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Pictures: People in Upper Egypt mourned a deceased man with dance & drum music!

Sunday 19-03-2017 - 01:25 PM
Mohamed Arabi
Villagers mourn the
Villagers mourn the passing of the their holy man by drums and flutes

Asyut – Marking the demise of an alleged man of God, a large funeral procession was held to accompaniment of drum music and Mizmar dance in almost unheard-of precedent in Egypt, according to local witnesses from Asyut governorate, located 320 kilometres from Cairo.

The funeral marchers claim that the deceased was a holy man and a miracle worker who led a life of utmost spirituality and worship. In order to account for playing folkloric music at the funeral, the marchers said that the late was chosen as a saint whose holy soul would not ascend to heaven except to the accompaniment of mizmar music and mournful dirges which they were playing.

Mizmar is any single or double reed wind instrument. Mizmar dance is a traditional Egyptian folkloric dance, well-known to the southern Egyptians, in which a group of musicians, usually a duo or trio, play a mizmar instrument along with one or two double-sided bass drums, known in Arabic as tabl baladi or simply tabl. Mizmars are usually played in Egypt at either weddings or as an accompaniment to belly dancers; however, to see it at funeral ceremonies was considered 'the impossible possibility' with good measure.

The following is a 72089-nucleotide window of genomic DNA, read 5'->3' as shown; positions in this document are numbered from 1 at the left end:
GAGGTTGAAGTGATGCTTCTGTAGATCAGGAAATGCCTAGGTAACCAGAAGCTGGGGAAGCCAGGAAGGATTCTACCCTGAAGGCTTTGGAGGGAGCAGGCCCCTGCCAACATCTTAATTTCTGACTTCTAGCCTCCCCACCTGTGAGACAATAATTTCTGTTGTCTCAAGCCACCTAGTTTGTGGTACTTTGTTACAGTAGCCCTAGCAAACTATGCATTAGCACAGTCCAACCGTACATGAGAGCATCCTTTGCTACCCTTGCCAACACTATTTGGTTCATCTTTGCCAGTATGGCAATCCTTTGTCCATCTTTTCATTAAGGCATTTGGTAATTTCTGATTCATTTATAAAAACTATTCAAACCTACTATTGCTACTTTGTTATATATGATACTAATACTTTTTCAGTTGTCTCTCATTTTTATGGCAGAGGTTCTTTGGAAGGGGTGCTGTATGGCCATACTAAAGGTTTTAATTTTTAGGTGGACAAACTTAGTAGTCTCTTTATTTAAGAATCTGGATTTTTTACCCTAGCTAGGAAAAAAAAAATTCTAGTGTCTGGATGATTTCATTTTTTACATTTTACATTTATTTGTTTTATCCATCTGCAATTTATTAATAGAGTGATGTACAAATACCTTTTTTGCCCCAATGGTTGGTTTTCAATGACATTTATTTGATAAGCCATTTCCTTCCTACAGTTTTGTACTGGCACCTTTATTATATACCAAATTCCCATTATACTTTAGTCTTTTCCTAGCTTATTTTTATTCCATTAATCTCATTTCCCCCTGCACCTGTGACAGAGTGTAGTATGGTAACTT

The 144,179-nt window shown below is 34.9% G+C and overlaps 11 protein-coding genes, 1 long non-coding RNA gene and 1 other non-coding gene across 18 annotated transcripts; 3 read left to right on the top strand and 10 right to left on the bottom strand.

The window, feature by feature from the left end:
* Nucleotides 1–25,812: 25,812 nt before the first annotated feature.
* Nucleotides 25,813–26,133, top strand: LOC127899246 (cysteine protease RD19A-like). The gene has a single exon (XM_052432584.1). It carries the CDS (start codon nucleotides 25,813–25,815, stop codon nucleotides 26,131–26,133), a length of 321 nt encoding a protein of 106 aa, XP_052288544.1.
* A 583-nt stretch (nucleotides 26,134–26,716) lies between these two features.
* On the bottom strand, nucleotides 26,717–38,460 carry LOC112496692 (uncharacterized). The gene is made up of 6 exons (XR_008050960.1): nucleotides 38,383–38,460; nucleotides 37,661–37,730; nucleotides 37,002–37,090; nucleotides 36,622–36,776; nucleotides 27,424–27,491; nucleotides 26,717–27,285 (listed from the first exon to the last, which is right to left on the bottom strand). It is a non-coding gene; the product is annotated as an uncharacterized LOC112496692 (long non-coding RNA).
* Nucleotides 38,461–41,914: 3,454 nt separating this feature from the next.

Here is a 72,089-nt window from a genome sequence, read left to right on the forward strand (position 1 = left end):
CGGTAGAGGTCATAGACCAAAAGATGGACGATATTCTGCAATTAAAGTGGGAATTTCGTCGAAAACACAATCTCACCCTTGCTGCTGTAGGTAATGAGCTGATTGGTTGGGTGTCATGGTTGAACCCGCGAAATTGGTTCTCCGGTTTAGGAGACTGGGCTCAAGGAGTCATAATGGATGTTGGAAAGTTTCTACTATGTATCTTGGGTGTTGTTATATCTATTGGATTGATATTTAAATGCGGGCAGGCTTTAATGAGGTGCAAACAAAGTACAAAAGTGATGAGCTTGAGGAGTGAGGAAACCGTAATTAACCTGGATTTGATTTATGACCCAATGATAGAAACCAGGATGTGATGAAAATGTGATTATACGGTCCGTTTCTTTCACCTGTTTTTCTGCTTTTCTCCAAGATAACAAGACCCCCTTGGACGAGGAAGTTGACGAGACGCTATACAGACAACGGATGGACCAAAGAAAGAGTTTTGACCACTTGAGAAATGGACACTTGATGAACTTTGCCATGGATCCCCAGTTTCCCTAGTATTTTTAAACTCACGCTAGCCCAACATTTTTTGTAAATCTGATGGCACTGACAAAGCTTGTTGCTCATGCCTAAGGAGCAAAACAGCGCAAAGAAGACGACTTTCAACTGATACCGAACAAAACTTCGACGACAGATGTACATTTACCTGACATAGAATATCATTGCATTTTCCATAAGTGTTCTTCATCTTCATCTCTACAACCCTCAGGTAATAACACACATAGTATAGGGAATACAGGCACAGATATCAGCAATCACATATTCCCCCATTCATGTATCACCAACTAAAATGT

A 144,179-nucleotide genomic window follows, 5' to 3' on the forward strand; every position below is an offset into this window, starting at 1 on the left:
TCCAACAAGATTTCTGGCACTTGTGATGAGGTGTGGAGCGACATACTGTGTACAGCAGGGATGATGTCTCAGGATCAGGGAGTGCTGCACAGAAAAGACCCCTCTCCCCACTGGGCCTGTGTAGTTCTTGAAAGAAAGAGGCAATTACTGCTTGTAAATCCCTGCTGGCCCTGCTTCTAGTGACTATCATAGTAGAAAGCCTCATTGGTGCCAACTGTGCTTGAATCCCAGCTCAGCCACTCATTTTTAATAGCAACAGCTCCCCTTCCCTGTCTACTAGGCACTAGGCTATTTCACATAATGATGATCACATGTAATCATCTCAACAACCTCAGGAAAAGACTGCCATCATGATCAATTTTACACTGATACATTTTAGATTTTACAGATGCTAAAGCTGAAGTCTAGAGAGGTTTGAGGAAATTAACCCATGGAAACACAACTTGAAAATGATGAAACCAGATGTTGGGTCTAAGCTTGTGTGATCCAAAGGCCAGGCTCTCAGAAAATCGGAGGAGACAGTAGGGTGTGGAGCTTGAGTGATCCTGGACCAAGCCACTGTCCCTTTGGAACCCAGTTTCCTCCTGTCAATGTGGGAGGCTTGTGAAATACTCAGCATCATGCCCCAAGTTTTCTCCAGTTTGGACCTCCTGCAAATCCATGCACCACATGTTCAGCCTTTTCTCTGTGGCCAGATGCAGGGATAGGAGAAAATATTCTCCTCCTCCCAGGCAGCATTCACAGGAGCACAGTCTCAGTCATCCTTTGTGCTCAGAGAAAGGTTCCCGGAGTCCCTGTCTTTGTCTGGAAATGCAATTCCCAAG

Sheikh Mansour Mandour,
Sheikh Mansour Mandour, the head Imam of Ministry of Religious Endowments and Affairs (al-Awqaf)

For his part, Sheikh Mansour Mandour, the head Imam of Ministry of Religious Endowments and Affairs (al-Awqaf), expressed his disapproval of this incident, saying:  “This act bespeaks that part of the Egyptian society may have relapsed into an age of darkness whose hallmarks, among others, were paganism, deification and idolization of human beings, raising the frightening specter of ignorance, superstition and backwardness that might prevail out there," Mandour said in a phone call with the "90 Minutes" TV Show on Saturday evening. 

Sheikh Mandour quoted a Prophetic Tradition, i.e. Hadith, in which Prophet Muhammad (peace be upon him) was reported to have said: "May Allah’s curse be upon people who built places of worship at the graves of their prophets and righteous men,” as if Prophet Muhammad was warning his followers against doing such acts.”

 “In fact, there are a number of mercenaries who promote such myths about righteous late men only to make the people build sanctuaries in their memory through which they can make a living by cheating and deceiving others,” Sheikh Mandour warned.

Sheikh Mandour shamed such groups for spreading lies and promoting superstition, called on security forces to criminalize such fraudulent activities, and de-license their marches which should never be held in any Islamic milieu or whatsoever, especially as Al-Azhar institution has made itself clear that is totally against that.


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